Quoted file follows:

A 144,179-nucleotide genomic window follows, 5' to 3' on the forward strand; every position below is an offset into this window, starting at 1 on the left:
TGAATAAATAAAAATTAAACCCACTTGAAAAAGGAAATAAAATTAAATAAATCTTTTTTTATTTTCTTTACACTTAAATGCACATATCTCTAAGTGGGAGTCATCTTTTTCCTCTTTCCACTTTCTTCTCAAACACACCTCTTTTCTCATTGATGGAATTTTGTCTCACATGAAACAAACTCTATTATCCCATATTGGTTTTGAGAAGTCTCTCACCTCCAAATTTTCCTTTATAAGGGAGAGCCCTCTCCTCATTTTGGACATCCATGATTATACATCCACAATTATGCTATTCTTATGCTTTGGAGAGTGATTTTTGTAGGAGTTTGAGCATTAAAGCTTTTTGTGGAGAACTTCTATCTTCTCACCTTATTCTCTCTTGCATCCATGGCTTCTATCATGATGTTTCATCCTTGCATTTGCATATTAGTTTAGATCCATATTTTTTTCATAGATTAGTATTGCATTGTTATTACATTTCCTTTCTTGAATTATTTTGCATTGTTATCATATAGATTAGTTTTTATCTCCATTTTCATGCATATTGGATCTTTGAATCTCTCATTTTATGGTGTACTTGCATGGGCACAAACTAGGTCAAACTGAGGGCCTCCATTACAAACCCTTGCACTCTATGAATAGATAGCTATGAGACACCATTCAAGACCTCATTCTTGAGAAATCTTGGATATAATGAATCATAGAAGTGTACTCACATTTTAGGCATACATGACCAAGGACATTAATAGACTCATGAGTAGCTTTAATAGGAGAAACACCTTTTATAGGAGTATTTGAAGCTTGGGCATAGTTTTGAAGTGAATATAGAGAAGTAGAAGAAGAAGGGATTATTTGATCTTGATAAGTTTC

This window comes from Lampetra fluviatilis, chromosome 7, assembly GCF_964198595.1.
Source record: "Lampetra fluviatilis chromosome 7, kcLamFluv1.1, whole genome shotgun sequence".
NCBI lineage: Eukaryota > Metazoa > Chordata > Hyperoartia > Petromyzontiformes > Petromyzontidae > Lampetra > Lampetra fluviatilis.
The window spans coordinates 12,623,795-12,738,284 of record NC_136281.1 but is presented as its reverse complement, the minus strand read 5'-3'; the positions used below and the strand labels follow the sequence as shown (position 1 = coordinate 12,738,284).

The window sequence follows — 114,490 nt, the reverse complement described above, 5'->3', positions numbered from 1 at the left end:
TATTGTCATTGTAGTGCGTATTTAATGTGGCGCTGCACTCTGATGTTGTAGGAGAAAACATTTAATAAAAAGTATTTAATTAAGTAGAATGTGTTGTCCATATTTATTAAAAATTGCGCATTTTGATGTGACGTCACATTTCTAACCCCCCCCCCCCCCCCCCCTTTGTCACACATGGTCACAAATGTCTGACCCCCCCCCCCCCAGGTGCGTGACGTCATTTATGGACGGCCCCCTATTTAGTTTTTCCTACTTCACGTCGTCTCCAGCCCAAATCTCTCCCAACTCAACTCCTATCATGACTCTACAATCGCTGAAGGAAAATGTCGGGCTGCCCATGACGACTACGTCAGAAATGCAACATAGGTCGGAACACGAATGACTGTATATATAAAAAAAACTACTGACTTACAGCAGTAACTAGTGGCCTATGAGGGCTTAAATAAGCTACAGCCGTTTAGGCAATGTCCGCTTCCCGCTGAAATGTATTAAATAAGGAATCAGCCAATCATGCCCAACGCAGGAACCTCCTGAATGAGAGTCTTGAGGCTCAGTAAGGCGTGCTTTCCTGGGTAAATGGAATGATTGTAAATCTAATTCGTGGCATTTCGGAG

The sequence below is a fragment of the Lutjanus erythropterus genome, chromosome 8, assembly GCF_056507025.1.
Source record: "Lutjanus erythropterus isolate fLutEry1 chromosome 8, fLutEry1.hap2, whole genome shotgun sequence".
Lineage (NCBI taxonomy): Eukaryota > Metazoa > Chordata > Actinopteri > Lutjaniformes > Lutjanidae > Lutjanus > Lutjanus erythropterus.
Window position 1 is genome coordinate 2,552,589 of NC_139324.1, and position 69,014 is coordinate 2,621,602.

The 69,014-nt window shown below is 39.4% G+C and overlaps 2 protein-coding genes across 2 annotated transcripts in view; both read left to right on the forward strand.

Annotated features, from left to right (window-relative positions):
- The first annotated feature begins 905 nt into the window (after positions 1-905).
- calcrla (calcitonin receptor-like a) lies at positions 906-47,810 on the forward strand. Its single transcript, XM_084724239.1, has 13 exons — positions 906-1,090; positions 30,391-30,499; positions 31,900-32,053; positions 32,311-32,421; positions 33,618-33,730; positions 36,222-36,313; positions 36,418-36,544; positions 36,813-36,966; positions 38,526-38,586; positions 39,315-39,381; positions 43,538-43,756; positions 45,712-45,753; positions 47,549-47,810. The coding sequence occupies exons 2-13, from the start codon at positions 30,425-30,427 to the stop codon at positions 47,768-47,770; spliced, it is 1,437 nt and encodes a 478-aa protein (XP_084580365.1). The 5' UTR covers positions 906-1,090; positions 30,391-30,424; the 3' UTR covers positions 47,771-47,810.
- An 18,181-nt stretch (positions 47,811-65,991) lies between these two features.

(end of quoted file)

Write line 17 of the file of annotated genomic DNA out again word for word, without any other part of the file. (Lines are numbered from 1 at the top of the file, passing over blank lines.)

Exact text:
- An 18,181-nt stretch (positions 47,811-65,991) lies between these two features.